Widmer Brothers Brewing today announced Widberry, Blackbier, and Big Ben Porter as the newest releases in the brewery’s 30 Beers for 30 Years Series. These limited release beers, brewed to commemorate the brewery’s 30th anniversary, will be available in the Portland area beginning this week.
As with the other releases in this series, these three beers are among the most memorable in Widmer Brothers’ 30-year history. Widberry, a weizenbier brewed with local black raspberries, was originally introduced in 1994 and reached a level of popularity that no one at the brewery anticipated. Blackbier, a take on the German Schwarzbier style, was originally introduced in 1995 and is a favorite among the brewhouse veterans. Big Ben Porter represents the year 1996 and was one of the first craft beers that caused a dispute with the government over legal beer descriptions.
“Widberry has a similar status to Altbier in our history,” said Kurt Widmer, co-founder of Widmer Brothers Brewing. “It has a huge, cult-like following among the beer folks here in Portland. There was a bit of a fruit beer boom in the mid-nineties, and Widberry took off during that time with no marketing whatsoever. It was one of the more popular beers from our past, and we still get asked to bring it back to this day. We hope everyone enjoys the re-release of Widberry, which was also our Oregon Brewers Festival beer this year as well.”
Blackbier is a great example of the brewery’s longstanding tradition of putting its unique spin on classic German styles. Blackbier is a German Schwarzbier, but instead of following the German tradition and fermenting it as a lager, the brothers fermented this version as an ale, as they did with many of their interpretations of German styles, with Widmer Brothers’ house Alt yeast. It is also higher in alcohol by volume than most traditional Schwarzbiers.
In 1996, Widmer Brothers went through the process of beer and label approval for Big Ben Porter – a London-style porter brewed with molasses and licorice. Widmer Brothers was told that it could not be referred to as a “traditional” London-style porter. The brewing team strongly disagreed and gathered evidence that proved Big Ben was brewed in traditional fashion. It was the first dispute with a positive outcome for the brewery, but certainly would not be the last. Big Ben Porter is also known as one of the most difficult beers to brew in Widmer Brothers’ history. Longtime Widmer Brothers Brewer Angel Marquez once climbed into a kettle shortly after the beer was brewed to dislodge a sticky sack of licorice.
All three beers are part of an ambitious project in which Kurt and Rob Widmer got together with their brewing team to select 30 beers that represent individual years in the brewery’s 30-year history. Widmer Brothers started releasing small batches of important beers in the company’s history to the Portland market starting in April, the month Widmer Brothers was founded in 1984. All beers in the series are brewed to the exact specification from their original year of release.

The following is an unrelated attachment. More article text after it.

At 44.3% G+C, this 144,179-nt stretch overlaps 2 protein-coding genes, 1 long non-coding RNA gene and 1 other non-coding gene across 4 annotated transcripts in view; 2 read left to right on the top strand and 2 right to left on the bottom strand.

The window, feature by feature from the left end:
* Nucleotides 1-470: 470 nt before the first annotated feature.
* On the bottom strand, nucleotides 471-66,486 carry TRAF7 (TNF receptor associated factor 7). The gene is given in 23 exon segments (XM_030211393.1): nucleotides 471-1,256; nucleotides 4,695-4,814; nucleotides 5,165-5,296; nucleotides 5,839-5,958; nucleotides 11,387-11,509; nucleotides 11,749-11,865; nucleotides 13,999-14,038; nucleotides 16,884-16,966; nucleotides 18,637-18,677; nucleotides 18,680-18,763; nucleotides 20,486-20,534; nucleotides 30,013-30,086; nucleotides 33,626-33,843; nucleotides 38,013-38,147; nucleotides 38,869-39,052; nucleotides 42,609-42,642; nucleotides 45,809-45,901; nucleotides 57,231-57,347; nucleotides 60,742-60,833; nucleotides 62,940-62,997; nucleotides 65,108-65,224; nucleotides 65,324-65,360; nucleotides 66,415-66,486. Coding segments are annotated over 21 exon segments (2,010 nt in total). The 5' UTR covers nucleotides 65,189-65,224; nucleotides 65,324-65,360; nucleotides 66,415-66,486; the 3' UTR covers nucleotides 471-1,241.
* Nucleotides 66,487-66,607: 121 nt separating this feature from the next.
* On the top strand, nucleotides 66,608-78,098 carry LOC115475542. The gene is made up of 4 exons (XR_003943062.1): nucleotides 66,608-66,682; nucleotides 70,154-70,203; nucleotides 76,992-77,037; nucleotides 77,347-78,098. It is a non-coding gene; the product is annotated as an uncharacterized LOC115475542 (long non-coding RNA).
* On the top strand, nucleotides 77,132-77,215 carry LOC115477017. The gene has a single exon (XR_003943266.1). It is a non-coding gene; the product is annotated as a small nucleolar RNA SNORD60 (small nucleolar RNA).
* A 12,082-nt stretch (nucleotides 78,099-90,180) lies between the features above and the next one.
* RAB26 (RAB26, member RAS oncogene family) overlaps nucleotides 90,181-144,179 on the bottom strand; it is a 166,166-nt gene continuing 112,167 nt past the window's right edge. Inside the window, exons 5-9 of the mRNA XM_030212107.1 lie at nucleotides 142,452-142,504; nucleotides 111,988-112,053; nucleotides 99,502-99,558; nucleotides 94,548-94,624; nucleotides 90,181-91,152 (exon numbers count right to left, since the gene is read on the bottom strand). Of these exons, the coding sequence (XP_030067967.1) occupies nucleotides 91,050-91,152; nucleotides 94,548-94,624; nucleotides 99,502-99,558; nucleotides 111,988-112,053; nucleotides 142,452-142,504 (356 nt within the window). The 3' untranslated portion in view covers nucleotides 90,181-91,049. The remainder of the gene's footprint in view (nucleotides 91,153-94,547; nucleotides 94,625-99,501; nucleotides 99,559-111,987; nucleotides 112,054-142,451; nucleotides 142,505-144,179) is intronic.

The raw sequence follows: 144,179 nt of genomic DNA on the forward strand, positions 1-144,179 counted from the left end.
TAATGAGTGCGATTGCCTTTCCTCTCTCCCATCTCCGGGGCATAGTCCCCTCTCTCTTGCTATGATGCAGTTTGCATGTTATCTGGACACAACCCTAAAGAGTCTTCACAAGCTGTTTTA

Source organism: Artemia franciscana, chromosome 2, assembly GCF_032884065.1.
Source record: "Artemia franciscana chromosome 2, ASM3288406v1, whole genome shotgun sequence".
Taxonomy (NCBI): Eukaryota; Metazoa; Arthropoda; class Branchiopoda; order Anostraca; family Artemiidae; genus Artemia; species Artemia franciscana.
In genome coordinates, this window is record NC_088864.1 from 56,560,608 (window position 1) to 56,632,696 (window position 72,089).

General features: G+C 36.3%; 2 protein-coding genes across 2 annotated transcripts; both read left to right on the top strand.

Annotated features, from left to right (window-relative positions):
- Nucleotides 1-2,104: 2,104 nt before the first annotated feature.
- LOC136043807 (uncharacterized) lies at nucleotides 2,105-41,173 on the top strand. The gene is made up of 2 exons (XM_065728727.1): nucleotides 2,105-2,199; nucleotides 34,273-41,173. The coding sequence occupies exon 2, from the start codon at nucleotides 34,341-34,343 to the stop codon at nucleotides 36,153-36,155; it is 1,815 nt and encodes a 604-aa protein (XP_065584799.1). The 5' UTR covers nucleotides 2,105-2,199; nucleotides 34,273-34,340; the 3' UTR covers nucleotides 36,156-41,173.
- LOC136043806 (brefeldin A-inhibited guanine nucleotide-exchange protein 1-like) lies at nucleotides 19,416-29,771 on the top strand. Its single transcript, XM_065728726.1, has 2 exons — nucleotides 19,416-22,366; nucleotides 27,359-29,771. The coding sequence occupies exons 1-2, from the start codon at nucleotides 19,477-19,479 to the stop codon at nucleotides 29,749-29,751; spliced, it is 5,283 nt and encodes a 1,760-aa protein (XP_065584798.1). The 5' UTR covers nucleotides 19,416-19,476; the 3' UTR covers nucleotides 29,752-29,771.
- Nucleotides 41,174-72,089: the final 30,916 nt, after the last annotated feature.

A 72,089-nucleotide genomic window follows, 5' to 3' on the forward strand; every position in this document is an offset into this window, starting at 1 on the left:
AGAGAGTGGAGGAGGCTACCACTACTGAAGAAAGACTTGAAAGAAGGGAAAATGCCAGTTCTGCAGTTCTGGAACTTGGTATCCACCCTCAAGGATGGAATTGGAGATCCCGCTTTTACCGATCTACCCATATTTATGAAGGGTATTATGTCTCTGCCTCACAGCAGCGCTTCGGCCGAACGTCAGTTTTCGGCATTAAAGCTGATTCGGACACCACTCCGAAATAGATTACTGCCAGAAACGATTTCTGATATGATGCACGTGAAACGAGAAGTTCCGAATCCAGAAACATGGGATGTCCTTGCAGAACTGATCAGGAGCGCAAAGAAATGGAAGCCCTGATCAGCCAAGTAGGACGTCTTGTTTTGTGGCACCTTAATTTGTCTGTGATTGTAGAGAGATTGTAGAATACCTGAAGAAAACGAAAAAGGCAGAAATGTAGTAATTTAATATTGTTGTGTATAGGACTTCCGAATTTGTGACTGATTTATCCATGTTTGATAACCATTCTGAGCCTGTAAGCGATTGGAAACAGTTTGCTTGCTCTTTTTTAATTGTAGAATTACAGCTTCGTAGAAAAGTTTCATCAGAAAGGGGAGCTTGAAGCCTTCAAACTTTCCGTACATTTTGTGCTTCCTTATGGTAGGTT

Widberry, Blackbier, and Big Ben Porter will be available for the next few weeks in the Portland area in 22-ounce bottles and on draught. Fans of these three beers and those looking to try them for the first time are invited to Bailey’s Taproom (213 SW Boadway in Portland, OR) on Wednesday, July 30 at 5pm for a special release party.
Like all beers in the 30 Beers for 30 Years Series, an extremely limited quantity of each beer was brewed and packaged with unique label art from 30 different local artists and designers. Kate Bingaman-Burt designed the Widberry label, Orion Landau brought his style to the Blackbier label, and Bethany Ng created the Big Ben Porter label. To see the labels and learn more about the artists and the project, please visit www.30beersfor30years.com.
About the Beers
Widberry – 1994
Widberry is a “beer with berries, not the other way around.” Fruit beers were on the rise in 1994, so we brewed this beer using ingredients we love from our neck of the woods: black raspberries. With no resources put behind it, this beer was extremely well received and became one of our most popular. It’s a beer that we still get requests for 20 years later. 4.6% ABV
Blackbier – 1995
Blackbier is our version of a German Schwarzbier, which literally translates to, you guessed it, black beer. What set our version apart was that it was stronger in alcohol, and the fact that we used our house Alt/Hefe yeast and brewed it as an ale, which is contrary to the traditional method of lagering Schwarzbiers. 6.5% ABV
Big Ben Porter – 1996
The government didn’t want to let us call this London-style Porter a traditional beer, but our brewers did their homework and proved it was brewed in a traditional fashion with the addition of licorice and molasses. One of the hardest beers to brew in our history, one brewer, Angel Marquez, once climbed in the kettle full of boiling soon-to-be-beer and fetched a sack of licorice chunks that had gotten stuck. Prost to having brass ones. 5.5% ABV